1. Below are the steps to Install Gentoo:

      1. Enabling Developer Mode:
      To enter developer mode: Press and hold the Esc+F3 (Refresh) keys, then press the Power button simultaneously. This enters recovery mode. Now, press Ctrl+D (no prompt). It will ask you to confirm, then the system will revert its state and enable developer mode. Press Ctrl+D (or wait 30 seconds for the beep and boot) at the white boot splash screen to enter Chrome OS.

    2. 2. Enabling SeaBIOS:
      a. After changing to developer mode, configure Chrome OS so that you can log in.

      To enable the legacy bios:

       Open a crosh window with Ctrl+Alt+T.
       Open a bash shell with the shell command.
       Become superuser with sudo bash
       Enable legacy boot with:
                # crossystem dev_boot_usb=1 dev_boot_legacy=1
       Reboot the machine
      You can now start SeaBIOS by pressing Ctrl+L at the white boot splash screen.

      3. Create Bootable USB using USBWriter
      a. Plug the USB drive into the Chromebook, and start SeaBIOS with Ctrl+L at the white boot splash screen.
      b. Press Esc to get a boot menu and select the number corresponding to your USB drive

      4. Select Booting option press F1
                 Boot with Gentoo

      5. Select Your Language
                 Default 41 is US, press Enter

      6. Loading kernel modules
                  # modprobe ath9k

      7. Set root password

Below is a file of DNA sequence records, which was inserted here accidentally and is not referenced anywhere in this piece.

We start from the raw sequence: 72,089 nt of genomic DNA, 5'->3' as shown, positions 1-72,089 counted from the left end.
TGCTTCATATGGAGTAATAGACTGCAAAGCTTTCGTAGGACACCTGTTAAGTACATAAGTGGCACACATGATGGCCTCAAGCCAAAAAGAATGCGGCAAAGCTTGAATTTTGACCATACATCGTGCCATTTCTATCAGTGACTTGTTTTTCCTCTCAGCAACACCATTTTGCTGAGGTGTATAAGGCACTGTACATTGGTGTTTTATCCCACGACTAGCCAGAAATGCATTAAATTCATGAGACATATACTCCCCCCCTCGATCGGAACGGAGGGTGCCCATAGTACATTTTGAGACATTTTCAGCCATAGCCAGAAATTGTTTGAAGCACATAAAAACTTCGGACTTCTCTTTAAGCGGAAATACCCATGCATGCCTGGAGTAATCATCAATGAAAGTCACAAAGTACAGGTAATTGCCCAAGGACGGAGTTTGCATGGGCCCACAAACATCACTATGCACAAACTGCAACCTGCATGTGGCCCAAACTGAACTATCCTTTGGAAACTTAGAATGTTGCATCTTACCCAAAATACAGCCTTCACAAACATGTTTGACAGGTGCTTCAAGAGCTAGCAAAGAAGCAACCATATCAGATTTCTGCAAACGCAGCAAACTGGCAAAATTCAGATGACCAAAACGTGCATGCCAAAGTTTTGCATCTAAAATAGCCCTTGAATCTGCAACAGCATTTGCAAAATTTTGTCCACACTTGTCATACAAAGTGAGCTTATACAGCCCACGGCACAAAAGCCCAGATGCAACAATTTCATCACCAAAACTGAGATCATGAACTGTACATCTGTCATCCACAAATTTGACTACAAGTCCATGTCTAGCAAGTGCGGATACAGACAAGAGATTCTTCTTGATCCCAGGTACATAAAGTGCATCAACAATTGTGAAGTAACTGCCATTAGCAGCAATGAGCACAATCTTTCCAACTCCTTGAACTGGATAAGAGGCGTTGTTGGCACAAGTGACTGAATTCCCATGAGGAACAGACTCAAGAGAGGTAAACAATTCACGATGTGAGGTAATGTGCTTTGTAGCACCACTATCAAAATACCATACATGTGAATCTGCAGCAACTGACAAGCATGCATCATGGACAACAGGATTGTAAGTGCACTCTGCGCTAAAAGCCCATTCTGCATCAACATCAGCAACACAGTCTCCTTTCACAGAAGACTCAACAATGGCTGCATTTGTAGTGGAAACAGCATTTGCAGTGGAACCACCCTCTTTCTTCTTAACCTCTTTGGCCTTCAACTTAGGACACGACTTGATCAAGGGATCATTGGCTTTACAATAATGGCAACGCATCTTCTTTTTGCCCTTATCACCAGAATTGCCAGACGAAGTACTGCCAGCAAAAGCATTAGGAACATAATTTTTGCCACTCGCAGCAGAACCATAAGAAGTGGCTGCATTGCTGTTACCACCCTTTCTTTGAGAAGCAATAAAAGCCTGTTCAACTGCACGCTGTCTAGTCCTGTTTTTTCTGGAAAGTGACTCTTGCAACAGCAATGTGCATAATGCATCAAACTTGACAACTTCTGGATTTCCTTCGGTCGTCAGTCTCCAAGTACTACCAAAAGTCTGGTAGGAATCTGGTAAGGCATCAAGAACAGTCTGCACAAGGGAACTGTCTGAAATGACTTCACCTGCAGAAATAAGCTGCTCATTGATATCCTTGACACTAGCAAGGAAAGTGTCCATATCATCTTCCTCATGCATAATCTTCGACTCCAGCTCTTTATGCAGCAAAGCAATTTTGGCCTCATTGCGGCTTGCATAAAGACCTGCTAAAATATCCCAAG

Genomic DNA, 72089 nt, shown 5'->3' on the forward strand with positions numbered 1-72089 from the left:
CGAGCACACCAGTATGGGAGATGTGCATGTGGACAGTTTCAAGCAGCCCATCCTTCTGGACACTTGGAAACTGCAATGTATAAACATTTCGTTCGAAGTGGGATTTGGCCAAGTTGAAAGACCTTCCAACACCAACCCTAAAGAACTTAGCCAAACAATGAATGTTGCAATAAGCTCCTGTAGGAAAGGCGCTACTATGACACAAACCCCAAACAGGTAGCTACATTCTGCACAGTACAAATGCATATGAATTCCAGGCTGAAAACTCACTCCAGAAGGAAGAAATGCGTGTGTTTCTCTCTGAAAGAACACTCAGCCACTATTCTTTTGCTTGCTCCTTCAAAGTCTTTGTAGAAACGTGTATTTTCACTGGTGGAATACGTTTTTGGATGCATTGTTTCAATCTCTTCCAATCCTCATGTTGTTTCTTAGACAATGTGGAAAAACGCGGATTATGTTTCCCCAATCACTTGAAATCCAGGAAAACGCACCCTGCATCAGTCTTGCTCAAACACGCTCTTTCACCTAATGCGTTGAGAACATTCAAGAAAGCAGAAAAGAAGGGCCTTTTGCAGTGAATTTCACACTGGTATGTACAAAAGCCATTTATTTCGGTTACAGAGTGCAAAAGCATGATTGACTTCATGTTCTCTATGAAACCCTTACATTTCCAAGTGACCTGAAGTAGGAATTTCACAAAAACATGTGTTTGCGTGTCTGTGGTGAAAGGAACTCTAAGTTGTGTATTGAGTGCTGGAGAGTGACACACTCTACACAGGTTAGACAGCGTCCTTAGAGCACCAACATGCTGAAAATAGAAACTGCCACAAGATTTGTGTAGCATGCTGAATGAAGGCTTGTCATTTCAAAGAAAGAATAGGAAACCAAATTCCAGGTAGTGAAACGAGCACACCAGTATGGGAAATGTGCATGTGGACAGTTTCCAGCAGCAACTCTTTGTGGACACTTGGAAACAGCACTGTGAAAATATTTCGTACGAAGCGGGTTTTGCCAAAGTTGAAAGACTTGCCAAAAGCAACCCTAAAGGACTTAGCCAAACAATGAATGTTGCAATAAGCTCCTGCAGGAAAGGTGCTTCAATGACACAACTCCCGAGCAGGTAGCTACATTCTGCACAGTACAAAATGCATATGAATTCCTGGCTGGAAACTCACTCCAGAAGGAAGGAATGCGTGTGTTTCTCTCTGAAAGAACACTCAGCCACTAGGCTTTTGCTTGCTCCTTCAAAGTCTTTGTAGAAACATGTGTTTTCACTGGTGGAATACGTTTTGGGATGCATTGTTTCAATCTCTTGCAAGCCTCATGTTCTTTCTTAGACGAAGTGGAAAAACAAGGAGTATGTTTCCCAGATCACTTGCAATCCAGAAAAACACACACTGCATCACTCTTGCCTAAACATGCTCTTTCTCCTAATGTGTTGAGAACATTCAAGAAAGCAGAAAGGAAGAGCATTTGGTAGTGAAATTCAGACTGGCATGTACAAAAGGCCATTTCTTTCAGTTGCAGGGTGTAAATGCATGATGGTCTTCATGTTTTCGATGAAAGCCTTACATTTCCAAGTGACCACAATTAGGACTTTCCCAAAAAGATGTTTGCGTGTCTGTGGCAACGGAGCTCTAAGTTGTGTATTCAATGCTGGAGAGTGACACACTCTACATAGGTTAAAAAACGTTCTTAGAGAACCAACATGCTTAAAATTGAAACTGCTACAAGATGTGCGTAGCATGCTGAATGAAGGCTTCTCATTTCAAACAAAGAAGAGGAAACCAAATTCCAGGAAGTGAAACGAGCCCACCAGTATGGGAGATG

# passwd

      8. Gentoo WiFi connection

      Know what is your Wireless device name
                     # ls /sys/class/net
                     expl “eht0 wlp1s0”
      Create wpa.conf file in “/etc/wpa_supplicant/”
             # nano /etc/wpa_supplicant/wpa.conf

      i. Add in to file
      ctrl+x <y> enter
          # ifconfig wlp1s0 up
          # iwlist wlp1s0 scan | grep “Wifi-SSID”
          # wpa_supplicant -Dwext -iwlp1so -c/etc/wpa_supplicant/wpa.conf
      Press Ctrl+4 to quit
         # ifconfig wlp1s0 up
      Check net connection
         # ping www.google.com


      9.Default partition scheme
          # fdisk /dev/sda

      a. Creating the BIOS boot partition <sda1>

      Command (m for help):
      p   primary partition (1-4): p
      Partition number (1-4): 1
      First sector (64-10486533532, default 64): 2048
      Last sector, +sectors +size{M,K,G} : +2M
      Mark the partition for EFI purposes:
      Command (m for help): t
      Selected partition 1
      Hex code (type L to list codes): ef
      Changed system type of partition 1 to ef (EFI (FAT-12/16/32))

      Creating the boot partition <sda2>
      Command (m for help): n
      p   primary partition (1-4): p
      Partition number (2-4): 2
      First sector : (Hit enter)
      Last sector, +sectors +size{M,K,G} : +128M
      Command (m for help): a
      Selected partition 2
      Hex code (type L to list codes): p

      c. Creating the Swap Partition <sda3>
      Command (m for help): n
      p   primary partition (1-4): p
      Partition number (3-4): 3
      First sector : (Hit enter)
      Last sector, +sectors +size{M,K,G} : +512M
      Command (m for help): t
      Selected partition 3
      Hex code (type L to list codes): 82